In Alberta, more than 2800 people were sterilized for a variety of reasons. Some of them were judged unfit to raise children. Others were sterilized due to various congenital conditions. Others were sterilized due to developmental deficiencies. Many were sterilized for what turned out to be largely arbitrary reasons.

What ensued was, unquestionably, a massive social injustice -- one that words can barely be describe.

But Alberta's Eugenics program -- as with most Eugenics programs in the world -- had a distinctly Utopian flavour to it; the idea being that by breeding the Albertan population as selectively as possible, the genetic conditions by which developmental deficiencies, genetic afflictions, and even childhood diseases could be virtually wiped out. Eugenics, it was argued, would improve the quality of life of all Albertans and, in turn, all Canadians.

Among those who supported Alberta's eugenics program were progressive icons like Nellie McClung, CCF founder JS Woodsworth, Emily Murphy and Tommy Douglas.

Some progressives have the courage to confront this particular demon of Canada's progressive movement. Some progressives have the courage to confront these demons of the progressive movement's past. Others, unfortunately, do not.

Interestingly, some times charges need be mere allegations that those making them won't, oddly enough, even allow to be investigated, as is the case with Stewart's envokation of recent mass grave allegations regarding Canada's shameful Residential School system.

Ironically, Residential Schools were also rooted in a Utopian vision that is so often the domain of progressive political thinkers. And again, the historical record shows, progressive activists with the best of attentions must share the blame for Canada's Residential School System and the horrors that therein occurred with the churches who ran the schools.

Of course, one would be holding their breath a long time before demagogues like Stewart acknowledged this historical truth. Better not to risk asphyxiation.

But those who choose to confront the demons of their movement's past are wise indeed when they refuse to let those demons define them. The risk of allowing progressives (be they feminist or socialist) to be permanently discredited by their mistakes are vast. Progressive values, after all, have often proven to be a force for positive and necessary social change.

Likewise, even while it remains necessary for Christians worldwide to confront the demons of their past, it would be utter folly to insist that those demons simply must define Christianity. It would ignore all the good that Christianity -- and those that take its true message to heart -- have done, especially in individual communities.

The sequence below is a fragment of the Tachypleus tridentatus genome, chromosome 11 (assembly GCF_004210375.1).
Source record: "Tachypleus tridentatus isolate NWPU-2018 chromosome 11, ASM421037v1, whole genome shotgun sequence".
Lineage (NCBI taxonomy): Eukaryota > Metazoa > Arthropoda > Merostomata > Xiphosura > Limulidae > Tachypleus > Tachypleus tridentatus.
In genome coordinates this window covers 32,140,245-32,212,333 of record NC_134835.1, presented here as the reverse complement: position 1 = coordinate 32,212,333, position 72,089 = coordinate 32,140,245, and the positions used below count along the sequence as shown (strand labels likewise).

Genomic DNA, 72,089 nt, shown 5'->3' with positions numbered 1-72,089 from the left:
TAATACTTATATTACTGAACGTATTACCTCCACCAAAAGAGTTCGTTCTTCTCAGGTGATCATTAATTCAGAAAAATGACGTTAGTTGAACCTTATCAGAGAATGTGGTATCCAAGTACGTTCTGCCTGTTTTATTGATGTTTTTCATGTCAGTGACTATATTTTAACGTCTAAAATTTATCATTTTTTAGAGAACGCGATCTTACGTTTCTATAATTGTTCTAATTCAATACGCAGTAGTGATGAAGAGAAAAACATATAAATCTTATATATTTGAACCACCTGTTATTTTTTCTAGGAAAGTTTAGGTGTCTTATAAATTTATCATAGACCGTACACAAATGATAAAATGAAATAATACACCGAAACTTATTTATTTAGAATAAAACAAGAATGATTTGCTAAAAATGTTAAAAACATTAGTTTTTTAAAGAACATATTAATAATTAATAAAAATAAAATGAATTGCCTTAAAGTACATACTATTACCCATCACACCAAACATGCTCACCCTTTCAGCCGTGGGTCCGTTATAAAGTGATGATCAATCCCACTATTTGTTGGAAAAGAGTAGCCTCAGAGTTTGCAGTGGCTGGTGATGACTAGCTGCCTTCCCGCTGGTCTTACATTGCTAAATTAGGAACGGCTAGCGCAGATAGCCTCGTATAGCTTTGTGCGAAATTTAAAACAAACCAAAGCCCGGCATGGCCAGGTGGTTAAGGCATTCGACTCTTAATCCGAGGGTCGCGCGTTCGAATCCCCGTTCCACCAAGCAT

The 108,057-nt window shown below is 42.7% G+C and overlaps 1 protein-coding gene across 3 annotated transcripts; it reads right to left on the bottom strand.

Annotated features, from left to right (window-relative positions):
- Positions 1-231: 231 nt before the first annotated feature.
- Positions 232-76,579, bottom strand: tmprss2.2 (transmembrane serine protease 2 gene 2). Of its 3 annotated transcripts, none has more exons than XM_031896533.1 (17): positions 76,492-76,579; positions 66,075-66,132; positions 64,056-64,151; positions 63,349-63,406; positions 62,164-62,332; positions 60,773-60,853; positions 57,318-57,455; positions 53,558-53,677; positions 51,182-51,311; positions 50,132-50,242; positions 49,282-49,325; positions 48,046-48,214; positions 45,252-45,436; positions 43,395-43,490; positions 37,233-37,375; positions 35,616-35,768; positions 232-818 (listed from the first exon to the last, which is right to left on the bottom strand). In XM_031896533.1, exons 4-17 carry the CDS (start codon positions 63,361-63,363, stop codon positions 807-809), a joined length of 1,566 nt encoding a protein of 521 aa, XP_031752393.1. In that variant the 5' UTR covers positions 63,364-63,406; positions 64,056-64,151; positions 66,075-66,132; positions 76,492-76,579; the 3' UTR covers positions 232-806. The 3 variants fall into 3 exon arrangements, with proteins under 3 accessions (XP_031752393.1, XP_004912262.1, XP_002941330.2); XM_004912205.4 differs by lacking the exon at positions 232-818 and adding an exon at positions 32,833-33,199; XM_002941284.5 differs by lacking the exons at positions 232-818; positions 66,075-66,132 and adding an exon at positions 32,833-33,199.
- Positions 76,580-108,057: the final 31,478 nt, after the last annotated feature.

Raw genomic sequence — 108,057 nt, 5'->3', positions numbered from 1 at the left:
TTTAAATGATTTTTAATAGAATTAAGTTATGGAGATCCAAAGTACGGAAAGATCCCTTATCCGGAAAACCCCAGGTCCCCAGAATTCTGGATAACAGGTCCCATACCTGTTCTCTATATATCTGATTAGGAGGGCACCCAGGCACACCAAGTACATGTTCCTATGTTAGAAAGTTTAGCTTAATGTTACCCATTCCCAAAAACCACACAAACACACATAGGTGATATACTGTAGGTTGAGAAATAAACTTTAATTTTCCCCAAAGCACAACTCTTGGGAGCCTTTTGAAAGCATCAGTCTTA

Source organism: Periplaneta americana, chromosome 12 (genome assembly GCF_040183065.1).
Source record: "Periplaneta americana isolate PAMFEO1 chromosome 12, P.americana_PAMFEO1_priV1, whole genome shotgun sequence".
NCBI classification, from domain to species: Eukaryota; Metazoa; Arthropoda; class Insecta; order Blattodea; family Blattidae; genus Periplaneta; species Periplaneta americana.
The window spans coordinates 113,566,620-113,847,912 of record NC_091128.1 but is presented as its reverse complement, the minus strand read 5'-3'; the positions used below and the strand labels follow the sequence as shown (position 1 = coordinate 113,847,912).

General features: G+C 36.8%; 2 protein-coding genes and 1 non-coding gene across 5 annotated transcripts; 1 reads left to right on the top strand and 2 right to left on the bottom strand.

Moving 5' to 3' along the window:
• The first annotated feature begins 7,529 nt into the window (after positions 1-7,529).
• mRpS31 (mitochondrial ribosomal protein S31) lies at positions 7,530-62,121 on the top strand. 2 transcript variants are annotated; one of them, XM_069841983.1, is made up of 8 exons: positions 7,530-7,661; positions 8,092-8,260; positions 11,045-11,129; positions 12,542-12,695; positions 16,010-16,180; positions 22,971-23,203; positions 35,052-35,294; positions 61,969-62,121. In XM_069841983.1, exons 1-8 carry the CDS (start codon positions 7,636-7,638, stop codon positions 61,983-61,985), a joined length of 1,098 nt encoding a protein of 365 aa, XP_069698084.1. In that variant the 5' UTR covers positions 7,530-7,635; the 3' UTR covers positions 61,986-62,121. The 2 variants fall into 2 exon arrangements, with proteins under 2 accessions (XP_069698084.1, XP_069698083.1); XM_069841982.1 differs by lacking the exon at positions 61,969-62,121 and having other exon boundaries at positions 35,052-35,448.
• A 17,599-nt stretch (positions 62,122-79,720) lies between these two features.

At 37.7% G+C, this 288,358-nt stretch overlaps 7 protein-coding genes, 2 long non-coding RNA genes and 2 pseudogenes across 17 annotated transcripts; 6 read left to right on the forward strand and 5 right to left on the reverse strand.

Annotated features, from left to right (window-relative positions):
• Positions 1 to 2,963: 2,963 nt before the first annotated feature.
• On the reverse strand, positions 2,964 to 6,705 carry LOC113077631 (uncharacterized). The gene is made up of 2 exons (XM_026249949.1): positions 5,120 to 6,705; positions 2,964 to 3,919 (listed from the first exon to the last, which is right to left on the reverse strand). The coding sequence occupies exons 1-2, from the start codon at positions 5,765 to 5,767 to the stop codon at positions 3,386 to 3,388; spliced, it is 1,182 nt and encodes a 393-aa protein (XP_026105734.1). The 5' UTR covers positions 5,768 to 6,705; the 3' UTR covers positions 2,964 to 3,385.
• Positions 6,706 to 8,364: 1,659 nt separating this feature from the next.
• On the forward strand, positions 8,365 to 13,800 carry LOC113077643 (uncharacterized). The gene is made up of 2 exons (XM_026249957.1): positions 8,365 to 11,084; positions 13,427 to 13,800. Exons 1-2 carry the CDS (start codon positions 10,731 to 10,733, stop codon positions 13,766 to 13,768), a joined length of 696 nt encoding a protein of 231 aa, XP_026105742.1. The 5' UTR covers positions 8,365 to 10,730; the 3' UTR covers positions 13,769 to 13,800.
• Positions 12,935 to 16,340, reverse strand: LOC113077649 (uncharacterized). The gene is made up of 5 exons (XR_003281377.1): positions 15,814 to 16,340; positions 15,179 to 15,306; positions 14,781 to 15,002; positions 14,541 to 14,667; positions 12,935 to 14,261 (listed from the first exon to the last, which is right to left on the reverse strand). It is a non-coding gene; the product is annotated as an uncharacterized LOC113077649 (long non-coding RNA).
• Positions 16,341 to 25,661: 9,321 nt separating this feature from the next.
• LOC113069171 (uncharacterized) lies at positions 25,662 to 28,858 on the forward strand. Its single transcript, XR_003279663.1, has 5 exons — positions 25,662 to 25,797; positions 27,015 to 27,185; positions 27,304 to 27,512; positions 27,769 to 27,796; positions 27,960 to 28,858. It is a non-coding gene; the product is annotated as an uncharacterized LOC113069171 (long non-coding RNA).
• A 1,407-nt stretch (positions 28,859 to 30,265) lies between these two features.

Although anti-Christians refuse to acknowledge it, churches have often been beneficiary to their communities. The Salvation Army Church provides countless man-hours and dollars worth of services to the needy in their communities. And Canada's vaunted progressive movement has enshrined the accomplishments of those who lived their lives -- personal and political -- according to the Protestant Social Gospel.

Of course, there is clearly a certain amount of frustration evident in the attitudes of anti-Christians like Lindsay Stewart that Christians simply will not relent and allow themselves to be permanently discredited for mistakes that many Christians will almost immediately acknowledge -- and it reeks of hypocrisy so long as so many in the progressive movement continue to hide from theirs.

Like those progressives who acknowledge the mistakes committed in the name of progressive Utopianism, Christians who acknowledge the mistakes made by the Church -- and they are legion -- are wise to refuse to allow these mistakes to define them, simply because no one -- individuals or movements -- ever learn from (or redeem) their mistakes if they choose to despair over them.

Not learning from our mistakes is the danger of letting our demons define us, just as it's the danger of refusing to acknowledge them.

ATTN: Miley Cyrus

Nobody with a life gives a fuck about this Vanity Fair stupidity.

That is all.

Monday, April 28, 2008

Another Black Eye for the Human Rights Commission

Time for some accountability at the CHRC

A controversy quietly bubbling amongst denizens of the Canadian Blogosphere has finally exploded into the mainstream media, as the Globe and Mail yesterday reported on some of the shifty "covert ops" being carried out by investigators for the Canadian Human Rights Commission.

Last month, Dean Steacy testified that he signed up an account on Stormfront, a white supremacist website, under the alias "Jadewarr".

"It a short form for 'Jade Warrior' from a novel I read as a teenager," he explained.

Bell Canada was subpoenaed for the identity of the individual to whom the IP address was linked. It produced the name of Ottawa resident Nelle Hechme, and provided her phone number and home address at the hearing.